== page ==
Here in the UK most parts have enjoyed a hot and sunny weekend. Yesterday, I spent a good portion of the day out in the sun, and there was a distinct whiff of sunscreen in the air. But it wasn’t coming from me: For some years now, I’ve been wary of using this form of sun protection, ever since I learned that their use is associated with an increased risk of malignant melanoma.
One of the theories put forward to explain this association concerns the fact that sunlight comes in two main forms: ultraviolet A (UVA) and UVB. UVB is essentially responsible for sunburn, and sunscreens are essentially designed to shield us from it. That’s all fine and well, except that sunscreens do not generally protect against UVA which is believed to promote the development of skin cancer including malignant melanoma. The result: that the enhanced sunlight exposure afforded to us by sunscreens increase our exposure to UVA and skin cancer.
This is one of the reason why when I wrote about the broad benefits of sunlight exposure on 4th April this year, I did not mention sunscreens when advising about the steps that nonetheless should be taken to avoid burning. At this time, my recommendation in this area if for us to seek shade and use suitable clothing when appropriate. This, of course, is particularly important for those who have fair skin.
The reason that I am writing this is because I noticed over the weekend a story about a class action suit that is underway in the Los Angeles Superior Court. The law firm Lerach Coughlin is accusing five leading manufacturers of sunscreen of misleading their customers regarding the supposed cancer-protective properties of their products. One of Lerach Coughlin’s lawyers, Samuel Rudman, is quoted in The Times as saying: Sunscreen is the snake oil of the 21st-century.
The Times article in which this quote appears looks at some of the issues associated with the development of UVA-blocking sunscreens. It also lists some products that claim to have UVA-quelling ability. Personally, I remain cautious about the use of such products: sunscreen use can reduce body levels of vitamin D  – a nutrient that (as I was keen to point out on 4th April) has broad cancer-protective properties.
1. Matsuoka LY, et al. Chronic sunscreen use decreases circulating concentrations of 25-hydroxyvitamin D. A preliminary study. Arch Dermatol. 1988;124(12):1802-4.
Hi Dr Briffa,
I’m interested to read about the beneficial effects of sunlight – who knows how important this is in the Mediterranean diet? I have rheumatoid arthritis and I have read that both that and multiple sclerosis occur less frequently and the symptoms are more bearable nearer the equator.
But.. there is a difference between being in the sun a bit every day over a life time and getting what you can in the summer. The problems with sunscreen often seem to be reported as being that people don’t use enough, thinking that to put it on once is ok, or that they don’t put enough on. That’s a problem with not following instructions, not with the sun screen.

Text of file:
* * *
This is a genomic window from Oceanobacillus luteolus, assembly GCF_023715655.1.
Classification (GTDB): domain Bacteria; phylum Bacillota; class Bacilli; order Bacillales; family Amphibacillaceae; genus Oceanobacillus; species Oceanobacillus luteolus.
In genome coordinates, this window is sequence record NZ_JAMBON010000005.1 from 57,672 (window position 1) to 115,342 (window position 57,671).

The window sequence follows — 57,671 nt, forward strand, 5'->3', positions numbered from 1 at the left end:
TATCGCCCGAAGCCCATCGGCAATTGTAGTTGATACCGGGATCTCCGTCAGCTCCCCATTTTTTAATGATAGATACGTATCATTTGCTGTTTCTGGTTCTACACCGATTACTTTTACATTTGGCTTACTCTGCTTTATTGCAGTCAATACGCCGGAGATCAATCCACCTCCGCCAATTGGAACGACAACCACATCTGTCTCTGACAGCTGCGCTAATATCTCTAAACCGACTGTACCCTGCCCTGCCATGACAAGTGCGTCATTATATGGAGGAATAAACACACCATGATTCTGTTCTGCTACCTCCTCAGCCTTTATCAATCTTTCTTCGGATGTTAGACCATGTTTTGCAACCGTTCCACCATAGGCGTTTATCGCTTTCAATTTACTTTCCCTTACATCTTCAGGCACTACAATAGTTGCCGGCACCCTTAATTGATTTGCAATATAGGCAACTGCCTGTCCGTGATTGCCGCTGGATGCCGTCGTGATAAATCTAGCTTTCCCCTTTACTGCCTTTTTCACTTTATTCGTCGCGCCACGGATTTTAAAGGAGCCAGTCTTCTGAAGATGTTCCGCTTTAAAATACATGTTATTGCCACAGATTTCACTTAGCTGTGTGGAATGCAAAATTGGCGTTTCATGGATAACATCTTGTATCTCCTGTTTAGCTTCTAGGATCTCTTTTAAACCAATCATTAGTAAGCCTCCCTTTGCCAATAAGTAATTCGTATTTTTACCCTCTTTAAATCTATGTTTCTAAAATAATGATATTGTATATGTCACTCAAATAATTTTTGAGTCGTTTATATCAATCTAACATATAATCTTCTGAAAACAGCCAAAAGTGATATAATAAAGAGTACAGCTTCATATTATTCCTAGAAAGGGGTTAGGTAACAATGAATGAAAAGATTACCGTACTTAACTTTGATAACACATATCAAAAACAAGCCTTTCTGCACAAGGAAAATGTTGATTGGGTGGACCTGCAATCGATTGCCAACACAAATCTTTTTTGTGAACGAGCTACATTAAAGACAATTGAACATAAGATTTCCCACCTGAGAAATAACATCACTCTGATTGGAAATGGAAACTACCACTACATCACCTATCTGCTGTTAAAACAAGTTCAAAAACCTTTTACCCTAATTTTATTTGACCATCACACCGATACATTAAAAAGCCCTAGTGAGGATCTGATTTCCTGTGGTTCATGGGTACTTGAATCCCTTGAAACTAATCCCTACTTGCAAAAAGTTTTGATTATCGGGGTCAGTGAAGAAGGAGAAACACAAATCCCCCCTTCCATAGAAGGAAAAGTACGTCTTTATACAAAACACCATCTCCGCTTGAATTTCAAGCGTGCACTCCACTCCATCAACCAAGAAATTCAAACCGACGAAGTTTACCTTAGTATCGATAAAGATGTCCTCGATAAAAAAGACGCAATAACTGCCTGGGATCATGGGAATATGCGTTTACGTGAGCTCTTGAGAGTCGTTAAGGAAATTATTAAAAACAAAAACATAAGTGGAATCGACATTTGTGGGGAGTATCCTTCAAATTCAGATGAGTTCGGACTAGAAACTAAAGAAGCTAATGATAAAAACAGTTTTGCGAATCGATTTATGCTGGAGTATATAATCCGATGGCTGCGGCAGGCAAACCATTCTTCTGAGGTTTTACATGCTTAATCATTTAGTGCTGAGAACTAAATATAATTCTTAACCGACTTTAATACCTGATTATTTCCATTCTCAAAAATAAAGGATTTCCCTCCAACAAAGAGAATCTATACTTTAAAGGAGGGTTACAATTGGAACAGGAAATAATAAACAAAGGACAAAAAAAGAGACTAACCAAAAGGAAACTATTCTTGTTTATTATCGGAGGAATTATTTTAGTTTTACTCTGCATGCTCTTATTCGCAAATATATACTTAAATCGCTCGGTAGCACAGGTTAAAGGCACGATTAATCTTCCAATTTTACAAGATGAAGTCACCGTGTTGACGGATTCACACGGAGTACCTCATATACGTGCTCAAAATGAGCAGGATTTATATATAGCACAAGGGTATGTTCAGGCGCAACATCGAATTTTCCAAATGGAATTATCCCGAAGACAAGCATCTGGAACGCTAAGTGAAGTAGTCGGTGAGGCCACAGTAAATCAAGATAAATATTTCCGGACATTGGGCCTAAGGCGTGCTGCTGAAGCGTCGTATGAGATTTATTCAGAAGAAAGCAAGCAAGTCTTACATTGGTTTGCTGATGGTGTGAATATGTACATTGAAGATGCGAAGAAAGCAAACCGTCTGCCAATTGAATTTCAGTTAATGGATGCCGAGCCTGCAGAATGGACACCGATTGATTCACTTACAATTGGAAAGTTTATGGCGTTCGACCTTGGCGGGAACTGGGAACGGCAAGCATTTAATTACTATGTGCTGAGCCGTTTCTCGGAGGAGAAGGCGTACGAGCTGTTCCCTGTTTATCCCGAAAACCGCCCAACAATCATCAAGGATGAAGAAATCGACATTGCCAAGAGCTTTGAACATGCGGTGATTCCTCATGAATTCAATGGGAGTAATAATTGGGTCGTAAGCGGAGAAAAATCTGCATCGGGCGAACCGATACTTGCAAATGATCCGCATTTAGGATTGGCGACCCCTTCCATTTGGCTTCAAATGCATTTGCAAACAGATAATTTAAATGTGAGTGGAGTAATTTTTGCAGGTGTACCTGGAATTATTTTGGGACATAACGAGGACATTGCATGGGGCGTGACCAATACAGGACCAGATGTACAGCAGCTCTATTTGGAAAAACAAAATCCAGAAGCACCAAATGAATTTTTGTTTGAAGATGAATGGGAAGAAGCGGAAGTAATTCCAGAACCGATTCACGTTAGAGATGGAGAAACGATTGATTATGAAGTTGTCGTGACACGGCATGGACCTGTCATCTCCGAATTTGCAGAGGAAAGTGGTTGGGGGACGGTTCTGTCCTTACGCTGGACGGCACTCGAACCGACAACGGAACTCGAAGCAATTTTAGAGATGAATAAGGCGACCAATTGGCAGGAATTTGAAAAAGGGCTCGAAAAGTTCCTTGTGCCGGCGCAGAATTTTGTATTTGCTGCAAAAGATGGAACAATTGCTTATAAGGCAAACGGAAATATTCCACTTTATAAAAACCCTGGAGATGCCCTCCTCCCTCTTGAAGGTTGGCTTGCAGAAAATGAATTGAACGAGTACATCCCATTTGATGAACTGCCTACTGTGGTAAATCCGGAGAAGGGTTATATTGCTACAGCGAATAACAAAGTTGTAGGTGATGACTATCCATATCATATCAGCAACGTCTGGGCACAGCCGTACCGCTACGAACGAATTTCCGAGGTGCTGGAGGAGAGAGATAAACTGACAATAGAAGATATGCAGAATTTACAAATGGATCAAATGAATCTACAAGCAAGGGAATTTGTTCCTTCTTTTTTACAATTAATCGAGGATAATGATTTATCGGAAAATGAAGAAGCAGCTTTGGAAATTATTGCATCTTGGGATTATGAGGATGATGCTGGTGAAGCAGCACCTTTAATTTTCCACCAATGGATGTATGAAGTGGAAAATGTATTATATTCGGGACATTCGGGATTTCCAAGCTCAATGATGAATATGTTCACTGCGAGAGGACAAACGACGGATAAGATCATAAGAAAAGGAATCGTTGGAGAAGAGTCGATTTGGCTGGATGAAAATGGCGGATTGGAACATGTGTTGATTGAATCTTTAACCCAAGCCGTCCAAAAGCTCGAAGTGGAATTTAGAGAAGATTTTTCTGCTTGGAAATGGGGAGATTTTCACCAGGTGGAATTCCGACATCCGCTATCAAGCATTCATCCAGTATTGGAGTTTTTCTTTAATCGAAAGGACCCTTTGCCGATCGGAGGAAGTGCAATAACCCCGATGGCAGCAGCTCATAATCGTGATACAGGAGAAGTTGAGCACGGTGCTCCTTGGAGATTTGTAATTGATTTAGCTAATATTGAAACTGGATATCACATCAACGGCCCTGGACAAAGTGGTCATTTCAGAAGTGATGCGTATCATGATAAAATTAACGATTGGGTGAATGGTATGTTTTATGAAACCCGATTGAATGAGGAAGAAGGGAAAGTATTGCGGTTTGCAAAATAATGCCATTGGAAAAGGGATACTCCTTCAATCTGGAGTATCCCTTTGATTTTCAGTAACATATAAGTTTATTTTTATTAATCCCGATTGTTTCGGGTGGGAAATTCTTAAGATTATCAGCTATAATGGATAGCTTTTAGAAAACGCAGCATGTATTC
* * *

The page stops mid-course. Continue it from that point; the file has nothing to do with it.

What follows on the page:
The only time I got a really good suntan (I don’t sunbathe) was when I went on swimming holidays. We covered ourselves in sun block (because your back is really exposed) and swam for about two hours non-stop each day and then usually walked a few kilometres, too, or sat in a boat. The big thing was that I didn’t burn and HAD NO FRECKLES. The bain of my life. I didn’t burn and it was great.
I don’t know whether to spend time in the sun to get the Vitamin D or stay out of it to avoid ageing the skin!
I have always thought the whole sunscreen thing was a bit bogus but it wasn’t until I did more research on why we need the sunlight for our health that I began to believe it. I can’t wear the stuff at all or I come out in a rash – that can’t be good! I don’t think getting burnt is a good thing either & staying out playing in the hot sun or the hottest part of the day is not sensible either, but then neither is the paranoid fear that the sun will give you cancer. It has been proven that direct sun light can cut rates of prostate cancer in men because it gives them the vitamin D they need to protect not only their bones but their cell structures. As it benefits us all. My mum used to say she layed us in the sun for 15 minutes a day especially during winter it was just an accepted “old wives” bit of wisdom. As with many wisdoms of the past the “drug” culture we now live in has driven away common sense & natural healing cures.
..we’ve lived with the sun since time began
……sunscreen lotions for only a very short time
……during that time, cancer rates have soared.
Sunscreen chemicals are often carcinogenic
….lack of vit D is cancer precursor
ARE WE REALLY THIS STUPID??!!
“money, money, money”
i just make it easy on my skin by not staying out in the sun and keeping covered up.. I’d have to be pretty daft to sit on the beach allday and not expect damage as a result.